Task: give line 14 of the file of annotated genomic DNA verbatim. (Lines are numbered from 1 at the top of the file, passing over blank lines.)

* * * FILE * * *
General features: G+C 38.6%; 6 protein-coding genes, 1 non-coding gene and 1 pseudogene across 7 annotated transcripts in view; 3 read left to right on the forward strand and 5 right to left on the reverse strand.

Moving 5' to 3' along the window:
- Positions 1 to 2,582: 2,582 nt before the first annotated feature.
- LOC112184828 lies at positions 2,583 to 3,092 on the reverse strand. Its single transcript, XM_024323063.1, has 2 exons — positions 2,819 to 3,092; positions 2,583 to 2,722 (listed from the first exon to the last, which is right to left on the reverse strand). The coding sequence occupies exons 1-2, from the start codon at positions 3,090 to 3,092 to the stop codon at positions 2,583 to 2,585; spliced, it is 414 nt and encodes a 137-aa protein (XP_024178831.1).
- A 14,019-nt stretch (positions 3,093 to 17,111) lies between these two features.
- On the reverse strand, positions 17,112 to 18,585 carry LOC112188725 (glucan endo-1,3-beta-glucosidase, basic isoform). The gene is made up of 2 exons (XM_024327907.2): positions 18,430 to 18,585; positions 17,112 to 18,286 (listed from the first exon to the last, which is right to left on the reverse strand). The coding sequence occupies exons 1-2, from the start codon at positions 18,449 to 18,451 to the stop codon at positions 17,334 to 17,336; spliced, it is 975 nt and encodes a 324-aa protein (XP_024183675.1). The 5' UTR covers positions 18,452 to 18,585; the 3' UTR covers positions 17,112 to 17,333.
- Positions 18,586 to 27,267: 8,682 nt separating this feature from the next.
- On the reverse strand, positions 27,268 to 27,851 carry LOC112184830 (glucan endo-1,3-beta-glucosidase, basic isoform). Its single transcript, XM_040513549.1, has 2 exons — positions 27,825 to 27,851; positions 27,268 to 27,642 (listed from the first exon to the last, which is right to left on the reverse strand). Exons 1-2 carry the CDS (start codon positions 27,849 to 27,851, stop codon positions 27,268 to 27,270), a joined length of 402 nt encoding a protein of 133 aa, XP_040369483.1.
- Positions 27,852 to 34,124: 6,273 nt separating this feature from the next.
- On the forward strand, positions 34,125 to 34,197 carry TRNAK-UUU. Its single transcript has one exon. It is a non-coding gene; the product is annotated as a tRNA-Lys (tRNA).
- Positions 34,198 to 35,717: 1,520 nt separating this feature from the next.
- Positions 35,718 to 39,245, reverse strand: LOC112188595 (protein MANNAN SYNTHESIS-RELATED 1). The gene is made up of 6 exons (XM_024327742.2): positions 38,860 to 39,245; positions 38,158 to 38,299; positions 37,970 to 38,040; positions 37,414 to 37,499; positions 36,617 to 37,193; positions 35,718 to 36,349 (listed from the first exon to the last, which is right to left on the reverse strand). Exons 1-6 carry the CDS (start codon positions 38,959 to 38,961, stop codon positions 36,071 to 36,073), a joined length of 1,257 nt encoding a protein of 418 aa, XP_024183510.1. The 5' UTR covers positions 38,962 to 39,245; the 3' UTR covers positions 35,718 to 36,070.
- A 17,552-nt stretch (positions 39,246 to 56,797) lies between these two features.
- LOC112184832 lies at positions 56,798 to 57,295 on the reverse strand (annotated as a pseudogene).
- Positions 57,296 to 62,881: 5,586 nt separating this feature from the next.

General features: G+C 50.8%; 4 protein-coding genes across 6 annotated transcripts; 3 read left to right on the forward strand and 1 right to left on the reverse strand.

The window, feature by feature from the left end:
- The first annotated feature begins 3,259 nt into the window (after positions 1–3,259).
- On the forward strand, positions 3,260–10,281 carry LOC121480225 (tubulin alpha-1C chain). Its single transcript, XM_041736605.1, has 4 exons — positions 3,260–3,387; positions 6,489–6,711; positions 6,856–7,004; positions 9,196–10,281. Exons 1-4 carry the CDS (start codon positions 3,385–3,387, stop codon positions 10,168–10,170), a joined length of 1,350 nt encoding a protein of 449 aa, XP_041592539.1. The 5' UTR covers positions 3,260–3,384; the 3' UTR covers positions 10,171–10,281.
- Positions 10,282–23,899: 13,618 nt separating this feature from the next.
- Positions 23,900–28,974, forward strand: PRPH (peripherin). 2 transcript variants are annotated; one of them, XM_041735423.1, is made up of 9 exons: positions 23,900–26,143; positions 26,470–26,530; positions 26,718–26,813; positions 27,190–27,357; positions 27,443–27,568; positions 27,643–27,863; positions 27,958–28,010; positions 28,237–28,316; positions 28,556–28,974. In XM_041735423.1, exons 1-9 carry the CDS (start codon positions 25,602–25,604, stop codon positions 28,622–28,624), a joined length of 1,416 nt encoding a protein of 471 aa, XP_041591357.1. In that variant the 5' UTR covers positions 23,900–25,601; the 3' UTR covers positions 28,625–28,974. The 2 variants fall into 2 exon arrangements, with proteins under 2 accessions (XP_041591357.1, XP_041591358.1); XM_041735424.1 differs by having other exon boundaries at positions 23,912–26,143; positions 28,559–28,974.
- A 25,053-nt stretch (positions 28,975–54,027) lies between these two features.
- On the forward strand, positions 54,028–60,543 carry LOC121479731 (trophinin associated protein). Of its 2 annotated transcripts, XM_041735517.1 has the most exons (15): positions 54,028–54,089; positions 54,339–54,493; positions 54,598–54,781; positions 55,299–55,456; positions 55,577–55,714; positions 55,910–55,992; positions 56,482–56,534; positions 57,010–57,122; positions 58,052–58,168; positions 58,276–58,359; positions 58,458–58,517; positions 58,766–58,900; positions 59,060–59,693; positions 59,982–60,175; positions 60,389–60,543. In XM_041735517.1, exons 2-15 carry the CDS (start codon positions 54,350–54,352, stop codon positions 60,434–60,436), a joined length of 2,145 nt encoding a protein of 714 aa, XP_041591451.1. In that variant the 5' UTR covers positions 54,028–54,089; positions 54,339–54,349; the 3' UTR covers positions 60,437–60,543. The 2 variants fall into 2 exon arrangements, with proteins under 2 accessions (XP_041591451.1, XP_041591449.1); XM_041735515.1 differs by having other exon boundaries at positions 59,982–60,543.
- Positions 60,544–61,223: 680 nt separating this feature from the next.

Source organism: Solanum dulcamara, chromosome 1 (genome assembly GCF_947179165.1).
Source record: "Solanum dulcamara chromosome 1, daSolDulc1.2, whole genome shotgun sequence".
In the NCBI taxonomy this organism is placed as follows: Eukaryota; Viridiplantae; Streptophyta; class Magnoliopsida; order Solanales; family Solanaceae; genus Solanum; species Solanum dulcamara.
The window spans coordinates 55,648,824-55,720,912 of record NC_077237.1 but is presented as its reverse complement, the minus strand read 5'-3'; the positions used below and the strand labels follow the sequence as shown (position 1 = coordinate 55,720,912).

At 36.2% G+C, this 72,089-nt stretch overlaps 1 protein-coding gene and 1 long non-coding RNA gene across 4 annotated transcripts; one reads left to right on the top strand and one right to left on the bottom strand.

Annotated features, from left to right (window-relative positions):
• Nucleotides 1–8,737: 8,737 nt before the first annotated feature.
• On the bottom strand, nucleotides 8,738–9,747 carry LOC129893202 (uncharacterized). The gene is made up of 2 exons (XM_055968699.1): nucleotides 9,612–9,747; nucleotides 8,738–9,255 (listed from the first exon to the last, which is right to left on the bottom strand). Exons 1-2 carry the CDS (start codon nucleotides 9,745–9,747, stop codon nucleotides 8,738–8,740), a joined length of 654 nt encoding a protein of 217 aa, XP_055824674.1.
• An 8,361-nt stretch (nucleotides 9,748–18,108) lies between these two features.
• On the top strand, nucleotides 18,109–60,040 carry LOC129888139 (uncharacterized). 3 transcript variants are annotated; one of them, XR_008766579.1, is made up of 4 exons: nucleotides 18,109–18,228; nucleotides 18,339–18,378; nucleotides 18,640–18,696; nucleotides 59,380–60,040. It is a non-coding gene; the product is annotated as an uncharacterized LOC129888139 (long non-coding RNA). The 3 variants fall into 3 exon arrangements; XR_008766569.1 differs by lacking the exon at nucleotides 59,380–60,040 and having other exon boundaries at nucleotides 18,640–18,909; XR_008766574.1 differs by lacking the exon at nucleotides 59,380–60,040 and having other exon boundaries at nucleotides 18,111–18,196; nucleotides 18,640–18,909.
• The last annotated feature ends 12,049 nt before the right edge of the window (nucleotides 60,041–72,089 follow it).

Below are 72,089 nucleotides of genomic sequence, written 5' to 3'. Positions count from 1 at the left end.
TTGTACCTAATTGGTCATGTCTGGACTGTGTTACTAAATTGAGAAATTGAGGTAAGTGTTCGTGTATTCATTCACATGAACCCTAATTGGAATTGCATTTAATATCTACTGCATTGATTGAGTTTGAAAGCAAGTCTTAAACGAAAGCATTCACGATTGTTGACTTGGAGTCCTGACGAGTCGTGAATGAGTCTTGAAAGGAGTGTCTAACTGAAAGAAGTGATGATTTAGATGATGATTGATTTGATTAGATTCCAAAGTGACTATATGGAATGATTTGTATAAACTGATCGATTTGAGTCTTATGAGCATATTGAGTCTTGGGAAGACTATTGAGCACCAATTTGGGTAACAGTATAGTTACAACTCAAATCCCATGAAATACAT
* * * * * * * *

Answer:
- LOC112184832 lies at positions 56,798 to 57,295 on the reverse strand (annotated as a pseudogene).